Chapter 3. An active/passive NFS Server in a Red Hat High Availability Cluster

This chapter describes how to configure a highly available active/passive NFS server on a two-node Red Hat Enterprise Linux High Availability Add-On cluster using shared storage. The procedure uses pcs to configure Pacemaker cluster resources. In this use case, clients access the NFS file system through a floating IP address. The NFS server runs on one of two nodes in the cluster. If the node on which the NFS server is running becomes inoperative, the NFS server starts up again on the second node of the cluster with minimal service interruption.
This use case requires that your system include the following components:
  • Two nodes, which will be used to create the cluster running the Apache HTTP server. In this example, the nodes used are z1.example.com and z2.example.com.
  • A power fencing device for each node of the cluster. This example uses two ports of the APC power switch with a host name of zapc.example.com.
  • A public virtual IP address, required for the NFS server.
  • Shared storage for the nodes in the cluster, using iSCSI or Fibre Channel.
Configuring a highly available active/passive NFS server on a two-node Red Hat Enterprise Linux High requires that you perform the following steps.
  1. Create the cluster that will run the NFS server and configure fencing for each node in the cluster, as described in Section 3.1, “Creating the NFS Cluster”.
  2. Configure an ext4 file system mounted on the LVM logical volume my_lv on the shared storage for the nodes in the cluster, as described in Section 3.2, “Configuring an LVM Volume with an ext4 File System”.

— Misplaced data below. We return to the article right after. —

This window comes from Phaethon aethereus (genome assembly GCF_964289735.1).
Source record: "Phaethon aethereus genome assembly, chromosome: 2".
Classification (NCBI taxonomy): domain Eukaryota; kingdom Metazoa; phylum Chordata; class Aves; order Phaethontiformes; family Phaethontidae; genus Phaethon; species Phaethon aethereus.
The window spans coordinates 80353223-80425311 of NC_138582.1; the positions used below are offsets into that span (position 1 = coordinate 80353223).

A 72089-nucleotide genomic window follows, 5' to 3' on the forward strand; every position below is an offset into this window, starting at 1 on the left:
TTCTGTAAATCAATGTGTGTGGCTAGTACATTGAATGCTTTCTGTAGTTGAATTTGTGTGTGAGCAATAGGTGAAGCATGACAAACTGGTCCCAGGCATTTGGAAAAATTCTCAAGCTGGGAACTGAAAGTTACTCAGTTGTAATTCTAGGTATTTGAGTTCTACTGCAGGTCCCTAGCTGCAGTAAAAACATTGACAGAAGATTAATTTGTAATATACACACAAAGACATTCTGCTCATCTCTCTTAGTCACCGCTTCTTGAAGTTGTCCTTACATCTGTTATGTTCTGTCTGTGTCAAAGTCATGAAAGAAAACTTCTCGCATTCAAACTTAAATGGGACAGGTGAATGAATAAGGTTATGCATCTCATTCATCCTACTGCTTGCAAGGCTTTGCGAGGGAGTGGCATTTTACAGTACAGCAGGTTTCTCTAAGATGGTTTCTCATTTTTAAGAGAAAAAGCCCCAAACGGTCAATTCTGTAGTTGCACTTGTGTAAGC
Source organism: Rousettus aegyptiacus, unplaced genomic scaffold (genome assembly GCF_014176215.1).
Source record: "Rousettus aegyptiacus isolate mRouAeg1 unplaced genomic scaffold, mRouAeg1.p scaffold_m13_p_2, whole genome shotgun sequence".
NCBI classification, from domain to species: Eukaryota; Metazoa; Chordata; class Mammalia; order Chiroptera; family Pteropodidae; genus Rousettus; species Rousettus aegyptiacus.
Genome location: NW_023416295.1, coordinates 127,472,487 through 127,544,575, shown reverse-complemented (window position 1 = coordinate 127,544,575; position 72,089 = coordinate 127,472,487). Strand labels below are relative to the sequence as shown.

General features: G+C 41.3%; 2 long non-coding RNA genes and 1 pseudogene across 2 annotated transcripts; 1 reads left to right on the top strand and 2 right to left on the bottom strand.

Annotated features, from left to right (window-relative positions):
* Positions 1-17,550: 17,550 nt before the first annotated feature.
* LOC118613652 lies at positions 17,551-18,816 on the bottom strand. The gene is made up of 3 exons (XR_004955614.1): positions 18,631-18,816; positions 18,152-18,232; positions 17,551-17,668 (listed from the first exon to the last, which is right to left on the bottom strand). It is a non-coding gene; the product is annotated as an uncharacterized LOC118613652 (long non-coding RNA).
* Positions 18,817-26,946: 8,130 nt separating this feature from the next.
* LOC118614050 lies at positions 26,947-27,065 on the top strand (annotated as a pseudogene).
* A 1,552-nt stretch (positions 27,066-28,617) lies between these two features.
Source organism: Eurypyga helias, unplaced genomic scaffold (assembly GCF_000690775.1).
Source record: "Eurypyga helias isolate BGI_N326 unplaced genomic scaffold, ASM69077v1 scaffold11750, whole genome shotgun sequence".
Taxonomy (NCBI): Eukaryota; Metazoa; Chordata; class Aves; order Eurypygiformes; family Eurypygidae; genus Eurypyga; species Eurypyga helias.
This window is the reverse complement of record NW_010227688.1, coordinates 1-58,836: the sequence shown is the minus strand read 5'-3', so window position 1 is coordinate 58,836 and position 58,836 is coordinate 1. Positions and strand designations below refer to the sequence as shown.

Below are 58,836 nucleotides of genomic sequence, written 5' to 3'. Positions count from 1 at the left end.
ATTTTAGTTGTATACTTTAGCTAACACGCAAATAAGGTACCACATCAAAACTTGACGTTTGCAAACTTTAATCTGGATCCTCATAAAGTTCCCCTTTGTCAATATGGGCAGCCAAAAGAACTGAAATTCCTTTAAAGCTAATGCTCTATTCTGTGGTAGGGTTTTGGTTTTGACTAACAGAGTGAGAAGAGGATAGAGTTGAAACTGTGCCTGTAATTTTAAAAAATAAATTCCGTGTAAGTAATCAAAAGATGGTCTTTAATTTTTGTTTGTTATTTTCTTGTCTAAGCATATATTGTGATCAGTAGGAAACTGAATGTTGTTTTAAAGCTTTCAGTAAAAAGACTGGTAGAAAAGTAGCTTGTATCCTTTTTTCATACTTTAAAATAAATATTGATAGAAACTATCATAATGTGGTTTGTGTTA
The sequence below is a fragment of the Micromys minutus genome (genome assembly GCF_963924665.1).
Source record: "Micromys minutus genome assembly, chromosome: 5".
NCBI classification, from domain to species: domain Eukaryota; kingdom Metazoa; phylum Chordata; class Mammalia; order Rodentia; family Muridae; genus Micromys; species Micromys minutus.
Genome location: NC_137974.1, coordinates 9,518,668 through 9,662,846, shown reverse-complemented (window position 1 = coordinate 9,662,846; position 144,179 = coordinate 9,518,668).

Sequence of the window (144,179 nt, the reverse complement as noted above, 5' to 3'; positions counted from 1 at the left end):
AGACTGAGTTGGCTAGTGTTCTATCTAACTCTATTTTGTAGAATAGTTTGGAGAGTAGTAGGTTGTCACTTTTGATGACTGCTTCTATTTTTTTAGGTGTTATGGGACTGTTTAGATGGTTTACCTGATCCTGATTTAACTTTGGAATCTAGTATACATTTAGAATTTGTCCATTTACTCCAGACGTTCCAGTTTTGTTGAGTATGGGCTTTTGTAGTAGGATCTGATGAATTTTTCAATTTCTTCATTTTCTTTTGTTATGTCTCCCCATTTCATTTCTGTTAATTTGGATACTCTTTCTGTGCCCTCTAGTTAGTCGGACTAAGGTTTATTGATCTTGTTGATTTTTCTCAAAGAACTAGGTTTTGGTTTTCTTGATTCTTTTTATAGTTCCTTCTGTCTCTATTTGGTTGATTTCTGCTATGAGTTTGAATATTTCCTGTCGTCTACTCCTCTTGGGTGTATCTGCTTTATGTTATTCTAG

3. Configure an NFS share on the shared storage on the LVM logical volume, as described in Section 3.3, “NFS Share Setup”.
  4. Ensure that only the cluster is capable of activating the LVM volume group that contains the logical volume my_lv, and that the volume group will not be activated outside of the cluster on startup, as described in Section 3.4, “Exclusive Activation of a Volume Group in a Cluster”.
  5. Create the cluster resources as described in Section 3.5, “Configuring the Cluster Resources”.
  6. Test the NFS server you have configured, as described in Section 3.6, “Testing the Resource Configuration”.

3.1. Creating the NFS Cluster

Use the following procedure to install and create the NFS cluster.
  1. Install the cluster software on nodes z1.example.com and z2.example.com, using the procedure provided in Section 1.1, “Cluster Software Installation”.
  2. Create the two-node cluster that consists of z1.example.com and z2.example.com, using the procedure provided in Section 1.2, “Cluster Creation”. As in that example procedure, this use case names the cluster my_cluster.
  3. Configure fencing devices for each node of the cluster, using the procedure provided in Section 1.3, “Fencing Configuration”. This example configures fencing using two ports of the APC power switch with a host name of zapc.example.com.